Real Estate Weekly
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2014: It was a good year for real estate, and for NYC

In 2014, New York City’s future only became brighter. As a result, it was another good year for real estate.
Crime continued to drop and job growth continued upward, reaching historic lows and highs respectively.

Manhattan, Brooklyn, The Bronx, Queens, and Staten Island continue to attract people from around the world. Whether its young people, seniors, empty nesters or immigrants, everyone wants to be in New York City. There is a great deal of interest in from investors both domestic and foreign.

Steve Spinola
Steve Spinola

Major projects are moving forward in Hudson Yards and Lower Manhattan, along with significant growth in the boroughs whether it’s Long Island City, Downtown Brooklyn, the St. George section of Staten Island, the Bronx, you name it. It’s happening throughout all five boroughs.

REBNY forged strong working relationships with the newly elected leaders of local government.
Mayor de Blasio unveiled an ambitious ten year plan to create and preserve 200,000 units of affordable housing.

The City Council signed off on exciting new affordable housing developments at Domino in Brooklyn and TF Cornerstone’s project on the Upper West Side.

New Yorkers were able to explore the spectacular openings of various newly completed projects like, 1 World Trade Center, the fully restored High Line, and the Fulton Center Transit Hub to name just a few. Over the summer of 2014, for the first time ever, Governor’s Island remained open seven days per week, where visitors enjoyed a brand new 30-acre park on the island’s southern end.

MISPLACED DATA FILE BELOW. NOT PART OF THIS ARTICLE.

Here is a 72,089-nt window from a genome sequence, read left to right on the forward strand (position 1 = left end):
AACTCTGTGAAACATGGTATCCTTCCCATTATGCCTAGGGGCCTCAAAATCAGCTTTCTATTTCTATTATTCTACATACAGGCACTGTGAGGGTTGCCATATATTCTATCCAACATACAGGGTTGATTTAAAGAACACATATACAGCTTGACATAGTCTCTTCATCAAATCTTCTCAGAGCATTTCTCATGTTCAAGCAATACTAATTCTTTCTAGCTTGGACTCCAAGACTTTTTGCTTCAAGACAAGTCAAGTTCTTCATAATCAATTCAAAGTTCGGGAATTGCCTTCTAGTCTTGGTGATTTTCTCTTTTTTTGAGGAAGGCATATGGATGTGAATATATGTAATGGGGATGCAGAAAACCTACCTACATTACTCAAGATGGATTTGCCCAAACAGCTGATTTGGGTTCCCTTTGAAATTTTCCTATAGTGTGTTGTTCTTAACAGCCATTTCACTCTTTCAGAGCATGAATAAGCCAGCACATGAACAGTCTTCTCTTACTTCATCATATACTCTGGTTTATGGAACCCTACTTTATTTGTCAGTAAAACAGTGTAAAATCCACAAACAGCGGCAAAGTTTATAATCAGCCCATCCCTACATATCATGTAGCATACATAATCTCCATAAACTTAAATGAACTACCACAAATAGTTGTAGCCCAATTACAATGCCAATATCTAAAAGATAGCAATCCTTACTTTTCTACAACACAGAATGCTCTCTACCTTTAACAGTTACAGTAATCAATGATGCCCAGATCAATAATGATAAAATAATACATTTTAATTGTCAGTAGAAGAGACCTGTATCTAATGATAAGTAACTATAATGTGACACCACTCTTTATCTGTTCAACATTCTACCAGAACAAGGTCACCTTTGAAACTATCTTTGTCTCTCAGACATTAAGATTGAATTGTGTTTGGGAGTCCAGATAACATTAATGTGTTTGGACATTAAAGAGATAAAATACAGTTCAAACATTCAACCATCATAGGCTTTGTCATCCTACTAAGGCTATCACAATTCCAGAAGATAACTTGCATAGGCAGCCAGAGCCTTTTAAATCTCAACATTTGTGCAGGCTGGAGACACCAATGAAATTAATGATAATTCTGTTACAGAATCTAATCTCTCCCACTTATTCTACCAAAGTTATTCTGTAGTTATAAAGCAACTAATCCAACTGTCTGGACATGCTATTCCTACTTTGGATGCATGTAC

Real Estate generates a great deal of new jobs and revenue for the city, and 2014 was an exciting year. In the spring of 2014, REBNY issued a report that revealed New York City’s real estate industry generates $15.4 billion in taxes annually, which represents 38 percent of the city’s tax revenue.

Revenue-generating properties provided enough tax revenue to pay the City’s entire share of $13.1 billion in payroll expenses for teachers, police officers, fire fighters, sanitation workers and correction officers and still have $2.3 billion left to fund other vital city services like parks and libraries.

The real estate industry employs approximately 519,000 people who earn an average salary of more than $60,000 per year. These are good paying middle class jobs that come with health insurance, paid vacations and retirement savings plans. We want more jobs like these in our city.

New York has always been a city of change and renewal. We need to make sure New York City keeps growing, continues to rebuild itself, in some cases brand new like on the West Side, in other cases like Lower Manhattan where we’re putting back up what 9/11 destroyed. All of that generates the revenue for New York City to become a better place to live, to work, and to raise a family.

In other REBNY News:
January 6 is the Midtown West/Penn Plaza Luncheon from 12 p.m. to 2 p.m. at Empire State Realty Trust. To RSVP to this commercial lunch meeting, contact Desiree Jones at

January 9 from 9:30 a.m. to 10:30 a.m. is our next Residential Rental Clinic Seminar, presented by Daniel Marrello of Town Fifth Avenue LLC and Douglas Wagner of Bond NY Properties LLC. This free event is only open to REBNY members and will take place in the REBNY Mendik EducationCenter. For more information, contact Yesenia Perez at

January 15 is REBNY’s 119th Annual Banquet from 7 p.m. to 10 p.m. at the New York Hilton! Join us at one of the most celebrated events of the year as we recognize and honor our industry’s top professionals. For more information, contact MaryAnn Aviles at 212-532-3100 or at

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